Child Welfare Advocates from Across Maine Endorse Marriage Equality
Leaders Urge No Vote on Question 1
Portland, Maine (Thursday September 24, 2009) – Statewide organizations with a solid commitment to improving the lives of children and their families today endorsed the NO on 1/Protect Maine Equality campaign. Supporting organizations include Maine Children’s Alliance, Maine Psychological Association, National Association of Social Workers Maine Chapter, Community Counseling Center and Kids First Center.
The American Psychological Association, after carefully reviewing years of research on parenting and child outcomes, concludes that “(t)here is no scientific evidence that parenting effectiveness is related to parental sexual orientation.” In summation, the Association found “that adjustment, development and psychological well-being of children is unrelated to parental sexual orientation and that the children of lesbian and gay parents are as likely as those of heterosexual parents to flourish.”
According to Dr. David Lilly, president-elect of the Maine Psychological Association, social scientists have long understood that marriage as a cultural institution can have a profound effect on the lives of married people, connecting them socially and ordering their lives.
“Allowing same-sex couples to join in marriage can enhance their legal and emotional security, and can benefit the children being raised by gay and lesbian couples,” said Dr. Lilly. “Children benefit not only from strong emotional bonds with both parents, but also from the stability and assurance stable legal bonds provide.”
Catherine Stakeman, Executive Director of the National Association of Social Workers Maine Chapter reiterated these findings saying, “The vast experiences of social work, and the scholarship of our discipline, tell us that children thrive when raised by families who are loving and caring, regardless of the structure of that family unit.”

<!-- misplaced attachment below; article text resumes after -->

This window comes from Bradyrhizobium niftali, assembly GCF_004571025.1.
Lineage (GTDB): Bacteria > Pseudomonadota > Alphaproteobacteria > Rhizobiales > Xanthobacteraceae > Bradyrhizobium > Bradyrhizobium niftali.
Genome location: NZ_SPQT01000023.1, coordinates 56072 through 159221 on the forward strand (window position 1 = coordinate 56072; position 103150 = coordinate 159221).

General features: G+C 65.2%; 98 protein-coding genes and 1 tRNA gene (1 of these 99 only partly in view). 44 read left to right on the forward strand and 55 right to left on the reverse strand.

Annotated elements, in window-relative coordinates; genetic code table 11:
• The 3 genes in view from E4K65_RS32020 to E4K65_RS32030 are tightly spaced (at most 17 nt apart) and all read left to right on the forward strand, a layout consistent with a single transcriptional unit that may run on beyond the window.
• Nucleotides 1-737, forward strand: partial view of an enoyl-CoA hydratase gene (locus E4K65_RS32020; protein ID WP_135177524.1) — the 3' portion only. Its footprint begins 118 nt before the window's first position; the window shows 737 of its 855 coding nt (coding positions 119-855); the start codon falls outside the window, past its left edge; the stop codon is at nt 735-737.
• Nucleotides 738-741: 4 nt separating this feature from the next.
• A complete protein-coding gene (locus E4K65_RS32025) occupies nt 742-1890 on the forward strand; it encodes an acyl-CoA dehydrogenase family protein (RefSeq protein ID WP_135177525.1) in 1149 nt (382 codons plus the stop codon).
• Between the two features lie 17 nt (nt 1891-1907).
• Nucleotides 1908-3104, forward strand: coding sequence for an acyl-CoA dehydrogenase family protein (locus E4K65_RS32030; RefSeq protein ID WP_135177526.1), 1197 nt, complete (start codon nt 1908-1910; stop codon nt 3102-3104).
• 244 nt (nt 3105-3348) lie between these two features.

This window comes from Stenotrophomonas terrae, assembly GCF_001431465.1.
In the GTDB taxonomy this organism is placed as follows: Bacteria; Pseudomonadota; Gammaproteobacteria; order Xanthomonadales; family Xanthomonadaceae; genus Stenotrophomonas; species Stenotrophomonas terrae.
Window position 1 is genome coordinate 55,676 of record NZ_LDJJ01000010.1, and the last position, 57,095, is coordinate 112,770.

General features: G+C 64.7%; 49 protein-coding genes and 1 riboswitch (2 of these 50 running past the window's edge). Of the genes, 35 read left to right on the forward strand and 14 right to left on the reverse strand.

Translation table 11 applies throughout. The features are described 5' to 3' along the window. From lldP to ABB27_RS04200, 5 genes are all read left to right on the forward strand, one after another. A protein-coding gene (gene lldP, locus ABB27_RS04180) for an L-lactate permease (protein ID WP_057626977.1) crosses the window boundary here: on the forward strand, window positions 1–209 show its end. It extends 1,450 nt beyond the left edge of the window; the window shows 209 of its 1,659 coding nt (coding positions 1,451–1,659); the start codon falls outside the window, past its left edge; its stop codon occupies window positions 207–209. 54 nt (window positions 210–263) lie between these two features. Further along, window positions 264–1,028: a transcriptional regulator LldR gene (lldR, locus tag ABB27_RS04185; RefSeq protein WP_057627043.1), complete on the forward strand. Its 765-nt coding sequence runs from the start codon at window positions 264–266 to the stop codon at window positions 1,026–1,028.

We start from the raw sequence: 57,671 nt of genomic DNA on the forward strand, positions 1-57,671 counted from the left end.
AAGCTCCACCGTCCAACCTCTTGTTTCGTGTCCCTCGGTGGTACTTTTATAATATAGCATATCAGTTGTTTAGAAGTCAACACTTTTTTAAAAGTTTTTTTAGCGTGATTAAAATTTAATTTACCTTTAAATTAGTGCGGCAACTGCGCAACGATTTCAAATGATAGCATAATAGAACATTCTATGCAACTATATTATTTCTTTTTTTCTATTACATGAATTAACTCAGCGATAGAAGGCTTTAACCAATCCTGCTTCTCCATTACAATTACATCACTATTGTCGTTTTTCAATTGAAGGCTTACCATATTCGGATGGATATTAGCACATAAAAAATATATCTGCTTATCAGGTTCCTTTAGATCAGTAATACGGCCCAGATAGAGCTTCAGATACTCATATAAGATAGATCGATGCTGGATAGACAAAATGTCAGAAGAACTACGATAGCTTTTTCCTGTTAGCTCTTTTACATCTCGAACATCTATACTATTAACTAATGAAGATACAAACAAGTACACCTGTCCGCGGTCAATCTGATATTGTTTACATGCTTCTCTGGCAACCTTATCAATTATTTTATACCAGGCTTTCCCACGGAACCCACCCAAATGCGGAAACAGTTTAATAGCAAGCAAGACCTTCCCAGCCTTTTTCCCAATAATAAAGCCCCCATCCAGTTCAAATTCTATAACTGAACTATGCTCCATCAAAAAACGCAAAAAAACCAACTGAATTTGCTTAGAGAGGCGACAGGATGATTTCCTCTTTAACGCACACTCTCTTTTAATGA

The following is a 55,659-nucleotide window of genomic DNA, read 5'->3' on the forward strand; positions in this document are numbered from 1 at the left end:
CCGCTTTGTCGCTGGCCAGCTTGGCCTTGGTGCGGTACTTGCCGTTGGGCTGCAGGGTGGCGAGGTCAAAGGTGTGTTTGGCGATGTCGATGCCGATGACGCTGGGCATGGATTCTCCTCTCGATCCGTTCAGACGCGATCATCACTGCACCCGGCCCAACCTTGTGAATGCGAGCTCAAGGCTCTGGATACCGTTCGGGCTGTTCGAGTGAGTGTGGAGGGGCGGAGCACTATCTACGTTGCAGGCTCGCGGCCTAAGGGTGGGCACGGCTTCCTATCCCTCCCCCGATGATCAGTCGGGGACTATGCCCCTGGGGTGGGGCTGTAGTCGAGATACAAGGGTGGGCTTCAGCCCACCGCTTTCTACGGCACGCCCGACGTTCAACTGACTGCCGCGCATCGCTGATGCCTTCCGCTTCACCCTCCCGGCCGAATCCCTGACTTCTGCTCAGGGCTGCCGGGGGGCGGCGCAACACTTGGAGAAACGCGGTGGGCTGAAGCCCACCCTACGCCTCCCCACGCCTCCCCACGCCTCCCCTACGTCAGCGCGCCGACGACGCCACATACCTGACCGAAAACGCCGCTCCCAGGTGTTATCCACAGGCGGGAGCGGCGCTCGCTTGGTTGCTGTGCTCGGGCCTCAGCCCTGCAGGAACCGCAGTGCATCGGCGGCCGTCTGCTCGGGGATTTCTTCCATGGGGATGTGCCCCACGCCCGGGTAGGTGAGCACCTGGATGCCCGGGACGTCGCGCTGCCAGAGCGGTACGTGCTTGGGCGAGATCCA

The Maine Children’s Alliance, a nationally respected voice for all Maine children, strongly supports ending discrimination in marriage. According to Ellie Goldberg, Executive Vice President, the Maine Children’s Alliance has worked to improve the lives of children in the state since 1994.
“We believe that an evidence-based approach to public policy will lead to the best outcomes for the children and families of Maine. We know that marriage equality is public policy that will improve the well being of Maine kids because it is supported by scientific evidence. If we accept marriage as a social good for children, in that it gives them emotional and financial security and confidence in the strength of their family bond, how can we possibly deny this protection to the children of gay parents,” said Ms. Goldberg.
“These are very powerful endorsements, clearly reinforcing the fact that civil marriage brings with it benefits and responsibilities that provide significant protections to gay and lesbian couples and to their children,” said NO on 1 campaign manager, Jesse Connolly.
Previously, the Maine Chapter of the American Academy of Pediatricians (AAP) endorsed marriage equality. So it appears it's good for them physically and mentally.
Oh, and to further solidify that gay and lesbian parents are as good as raising kids as their heterosexual counterparts, the American Psychological Association just published groundbreaking research by Dr. Abbie E. Goldberg's titled Lesbian and Gay Parents and Their Children: Research on the Family Life Cycle, the first full-length analysis of the research on gay parenting.
A release from the APA states:
Lesbian and Gay Parents and Their Children: Research on the Family Life Cycle provides a comprehensive overview of the research on same-sex parenthood, exploring ways in which lesbian and gay parents resist, accommodate, and transform fundamental notions of gender, parenting, and family. The book takes a family life cycle approach, beginning with research on how same-sex couples meet and build healthy relationships, then describing how and why same-sex couples decide to have children and how they grapple with the changing roles each partner must adopt. Their experiences raising children through young adulthood are explored, including the challenges of interacting with their children's schools and teachers. In the end, the book considers the perspectives of the children themselves—as young adults and adults speak out about their experiences having lesbian or gay parents.
Read more about the research here.